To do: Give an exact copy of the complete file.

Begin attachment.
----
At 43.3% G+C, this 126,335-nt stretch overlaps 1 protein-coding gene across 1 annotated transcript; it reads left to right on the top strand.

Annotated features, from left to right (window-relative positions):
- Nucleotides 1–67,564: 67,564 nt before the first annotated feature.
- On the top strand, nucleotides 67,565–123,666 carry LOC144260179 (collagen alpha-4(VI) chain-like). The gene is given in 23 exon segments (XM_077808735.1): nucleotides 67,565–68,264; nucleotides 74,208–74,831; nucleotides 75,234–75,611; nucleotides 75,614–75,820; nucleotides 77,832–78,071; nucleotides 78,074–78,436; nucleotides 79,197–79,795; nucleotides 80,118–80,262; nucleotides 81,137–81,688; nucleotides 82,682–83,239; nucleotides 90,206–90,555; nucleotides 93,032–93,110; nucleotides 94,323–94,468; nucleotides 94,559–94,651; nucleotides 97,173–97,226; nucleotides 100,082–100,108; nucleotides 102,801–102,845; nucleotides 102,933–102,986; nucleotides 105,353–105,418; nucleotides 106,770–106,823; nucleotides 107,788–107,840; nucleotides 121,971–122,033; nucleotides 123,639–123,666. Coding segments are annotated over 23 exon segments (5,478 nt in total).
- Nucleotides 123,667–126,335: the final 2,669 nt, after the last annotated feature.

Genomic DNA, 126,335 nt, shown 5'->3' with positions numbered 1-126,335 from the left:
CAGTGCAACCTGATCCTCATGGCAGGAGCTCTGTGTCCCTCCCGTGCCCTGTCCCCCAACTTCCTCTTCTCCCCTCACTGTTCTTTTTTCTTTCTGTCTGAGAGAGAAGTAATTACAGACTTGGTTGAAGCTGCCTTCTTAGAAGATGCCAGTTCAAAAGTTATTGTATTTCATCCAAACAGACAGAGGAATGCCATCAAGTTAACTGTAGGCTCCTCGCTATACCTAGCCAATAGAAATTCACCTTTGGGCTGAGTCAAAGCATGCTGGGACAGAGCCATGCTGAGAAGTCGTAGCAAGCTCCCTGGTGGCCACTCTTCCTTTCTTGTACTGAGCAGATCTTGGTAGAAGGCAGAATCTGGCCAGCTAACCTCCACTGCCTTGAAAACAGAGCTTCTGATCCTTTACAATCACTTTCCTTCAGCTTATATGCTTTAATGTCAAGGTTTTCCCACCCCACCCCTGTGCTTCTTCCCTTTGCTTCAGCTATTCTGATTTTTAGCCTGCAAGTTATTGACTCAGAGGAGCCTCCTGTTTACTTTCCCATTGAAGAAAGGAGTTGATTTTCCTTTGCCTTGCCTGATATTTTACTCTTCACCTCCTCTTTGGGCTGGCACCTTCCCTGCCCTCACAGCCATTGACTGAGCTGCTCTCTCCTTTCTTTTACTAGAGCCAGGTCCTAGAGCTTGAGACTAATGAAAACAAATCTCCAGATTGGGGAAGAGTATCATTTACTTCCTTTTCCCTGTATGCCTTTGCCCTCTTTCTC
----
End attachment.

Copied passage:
At 43.3% G+C, this 126,335-nt stretch overlaps 1 protein-coding gene across 1 annotated transcript; it reads left to right on the top strand.

Annotated features, from left to right (window-relative positions):
- Nucleotides 1–67,564: 67,564 nt before the first annotated feature.
- On the top strand, nucleotides 67,565–123,666 carry LOC144260179 (collagen alpha-4(VI) chain-like). The gene is given in 23 exon segments (XM_077808735.1): nucleotides 67,565–68,264; nucleotides 74,208–74,831; nucleotides 75,234–75,611; nucleotides 75,614–75,820; nucleotides 77,832–78,071; nucleotides 78,074–78,436; nucleotides 79,197–79,795; nucleotides 80,118–80,262; nucleotides 81,137–81,688; nucleotides 82,682–83,239; nucleotides 90,206–90,555; nucleotides 93,032–93,110; nucleotides 94,323–94,468; nucleotides 94,559–94,651; nucleotides 97,173–97,226; nucleotides 100,082–100,108; nucleotides 102,801–102,845; nucleotides 102,933–102,986; nucleotides 105,353–105,418; nucleotides 106,770–106,823; nucleotides 107,788–107,840; nucleotides 121,971–122,033; nucleotides 123,639–123,666. Coding segments are annotated over 23 exon segments (5,478 nt in total).
- Nucleotides 123,667–126,335: the final 2,669 nt, after the last annotated feature.

Genomic DNA, 126,335 nt, shown 5'->3' with positions numbered 1-126,335 from the left:
CAGTGCAACCTGATCCTCATGGCAGGAGCTCTGTGTCCCTCCCGTGCCCTGTCCCCCAACTTCCTCTTCTCCCCTCACTGTTCTTTTTTCTTTCTGTCTGAGAGAGAAGTAATTACAGACTTGGTTGAAGCTGCCTTCTTAGAAGATGCCAGTTCAAAAGTTATTGTATTTCATCCAAACAGACAGAGGAATGCCATCAAGTTAACTGTAGGCTCCTCGCTATACCTAGCCAATAGAAATTCACCTTTGGGCTGAGTCAAAGCATGCTGGGACAGAGCCATGCTGAGAAGTCGTAGCAAGCTCCCTGGTGGCCACTCTTCCTTTCTTGTACTGAGCAGATCTTGGTAGAAGGCAGAATCTGGCCAGCTAACCTCCACTGCCTTGAAAACAGAGCTTCTGATCCTTTACAATCACTTTCCTTCAGCTTATATGCTTTAATGTCAAGGTTTTCCCACCCCACCCCTGTGCTTCTTCCCTTTGCTTCAGCTATTCTGATTTTTAGCCTGCAAGTTATTGACTCAGAGGAGCCTCCTGTTTACTTTCCCATTGAAGAAAGGAGTTGATTTTCCTTTGCCTTGCCTGATATTTTACTCTTCACCTCCTCTTTGGGCTGGCACCTTCCCTGCCCTCACAGCCATTGACTGAGCTGCTCTCTCCTTTCTTTTACTAGAGCCAGGTCCTAGAGCTTGAGACTAATGAAAACAAATCTCCAGATTGGGGAAGAGTATCATTTACTTCCTTTTCCCTGTATGCCTTTGCCCTCTTTCTC